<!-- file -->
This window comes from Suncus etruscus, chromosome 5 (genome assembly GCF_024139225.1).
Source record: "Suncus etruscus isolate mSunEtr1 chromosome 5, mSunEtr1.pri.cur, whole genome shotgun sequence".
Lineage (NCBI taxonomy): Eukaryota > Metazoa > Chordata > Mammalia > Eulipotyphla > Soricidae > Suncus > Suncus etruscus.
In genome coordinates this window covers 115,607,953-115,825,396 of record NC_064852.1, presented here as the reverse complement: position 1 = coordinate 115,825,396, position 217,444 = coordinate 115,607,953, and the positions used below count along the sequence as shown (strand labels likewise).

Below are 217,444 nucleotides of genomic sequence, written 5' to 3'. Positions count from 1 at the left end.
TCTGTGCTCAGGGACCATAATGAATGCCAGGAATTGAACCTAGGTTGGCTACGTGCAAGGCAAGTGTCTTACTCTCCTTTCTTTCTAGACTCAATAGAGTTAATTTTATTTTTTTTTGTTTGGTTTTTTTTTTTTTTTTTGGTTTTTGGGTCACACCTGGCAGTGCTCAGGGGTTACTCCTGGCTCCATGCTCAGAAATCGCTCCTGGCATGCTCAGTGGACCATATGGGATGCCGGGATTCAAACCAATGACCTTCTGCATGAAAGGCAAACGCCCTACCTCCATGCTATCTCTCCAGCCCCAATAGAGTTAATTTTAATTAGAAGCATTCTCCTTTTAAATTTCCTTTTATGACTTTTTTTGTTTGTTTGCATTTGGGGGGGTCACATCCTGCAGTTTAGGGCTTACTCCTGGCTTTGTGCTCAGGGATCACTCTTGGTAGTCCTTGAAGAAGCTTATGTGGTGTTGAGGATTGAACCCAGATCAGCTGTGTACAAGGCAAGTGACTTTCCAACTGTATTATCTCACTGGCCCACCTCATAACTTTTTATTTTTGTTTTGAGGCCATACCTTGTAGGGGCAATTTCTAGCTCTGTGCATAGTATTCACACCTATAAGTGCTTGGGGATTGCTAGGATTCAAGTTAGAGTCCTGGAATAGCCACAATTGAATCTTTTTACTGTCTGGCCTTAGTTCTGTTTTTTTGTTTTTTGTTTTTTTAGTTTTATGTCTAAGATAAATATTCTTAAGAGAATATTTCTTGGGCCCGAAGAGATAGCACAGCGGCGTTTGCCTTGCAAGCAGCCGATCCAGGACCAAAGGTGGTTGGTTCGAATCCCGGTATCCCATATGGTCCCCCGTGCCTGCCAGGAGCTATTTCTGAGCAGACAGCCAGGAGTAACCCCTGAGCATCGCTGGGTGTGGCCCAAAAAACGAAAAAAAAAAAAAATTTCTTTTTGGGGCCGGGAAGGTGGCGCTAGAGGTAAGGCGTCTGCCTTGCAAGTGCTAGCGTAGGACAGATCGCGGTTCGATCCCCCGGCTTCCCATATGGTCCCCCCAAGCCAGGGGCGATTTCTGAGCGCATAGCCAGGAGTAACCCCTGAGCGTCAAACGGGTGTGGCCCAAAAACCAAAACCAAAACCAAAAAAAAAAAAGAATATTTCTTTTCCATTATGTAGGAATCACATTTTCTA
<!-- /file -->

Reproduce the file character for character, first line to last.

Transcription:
This window comes from Suncus etruscus, chromosome 5 (genome assembly GCF_024139225.1).
Source record: "Suncus etruscus isolate mSunEtr1 chromosome 5, mSunEtr1.pri.cur, whole genome shotgun sequence".
Lineage (NCBI taxonomy): Eukaryota > Metazoa > Chordata > Mammalia > Eulipotyphla > Soricidae > Suncus > Suncus etruscus.
In genome coordinates this window covers 115,607,953-115,825,396 of record NC_064852.1, presented here as the reverse complement: position 1 = coordinate 115,825,396, position 217,444 = coordinate 115,607,953, and the positions used below count along the sequence as shown (strand labels likewise).

Below are 217,444 nucleotides of genomic sequence, written 5' to 3'. Positions count from 1 at the left end.
TCTGTGCTCAGGGACCATAATGAATGCCAGGAATTGAACCTAGGTTGGCTACGTGCAAGGCAAGTGTCTTACTCTCCTTTCTTTCTAGACTCAATAGAGTTAATTTTATTTTTTTTTGTTTGGTTTTTTTTTTTTTTTTTGGTTTTTGGGTCACACCTGGCAGTGCTCAGGGGTTACTCCTGGCTCCATGCTCAGAAATCGCTCCTGGCATGCTCAGTGGACCATATGGGATGCCGGGATTCAAACCAATGACCTTCTGCATGAAAGGCAAACGCCCTACCTCCATGCTATCTCTCCAGCCCCAATAGAGTTAATTTTAATTAGAAGCATTCTCCTTTTAAATTTCCTTTTATGACTTTTTTTGTTTGTTTGCATTTGGGGGGGTCACATCCTGCAGTTTAGGGCTTACTCCTGGCTTTGTGCTCAGGGATCACTCTTGGTAGTCCTTGAAGAAGCTTATGTGGTGTTGAGGATTGAACCCAGATCAGCTGTGTACAAGGCAAGTGACTTTCCAACTGTATTATCTCACTGGCCCACCTCATAACTTTTTATTTTTGTTTTGAGGCCATACCTTGTAGGGGCAATTTCTAGCTCTGTGCATAGTATTCACACCTATAAGTGCTTGGGGATTGCTAGGATTCAAGTTAGAGTCCTGGAATAGCCACAATTGAATCTTTTTACTGTCTGGCCTTAGTTCTGTTTTTTTGTTTTTTGTTTTTTTAGTTTTATGTCTAAGATAAATATTCTTAAGAGAATATTTCTTGGGCCCGAAGAGATAGCACAGCGGCGTTTGCCTTGCAAGCAGCCGATCCAGGACCAAAGGTGGTTGGTTCGAATCCCGGTATCCCATATGGTCCCCCGTGCCTGCCAGGAGCTATTTCTGAGCAGACAGCCAGGAGTAACCCCTGAGCATCGCTGGGTGTGGCCCAAAAAACGAAAAAAAAAAAAAATTTCTTTTTGGGGCCGGGAAGGTGGCGCTAGAGGTAAGGCGTCTGCCTTGCAAGTGCTAGCGTAGGACAGATCGCGGTTCGATCCCCCGGCTTCCCATATGGTCCCCCCAAGCCAGGGGCGATTTCTGAGCGCATAGCCAGGAGTAACCCCTGAGCGTCAAACGGGTGTGGCCCAAAAACCAAAACCAAAACCAAAAAAAAAAAAGAATATTTCTTTTCCATTATGTAGGAATCACATTTTCTA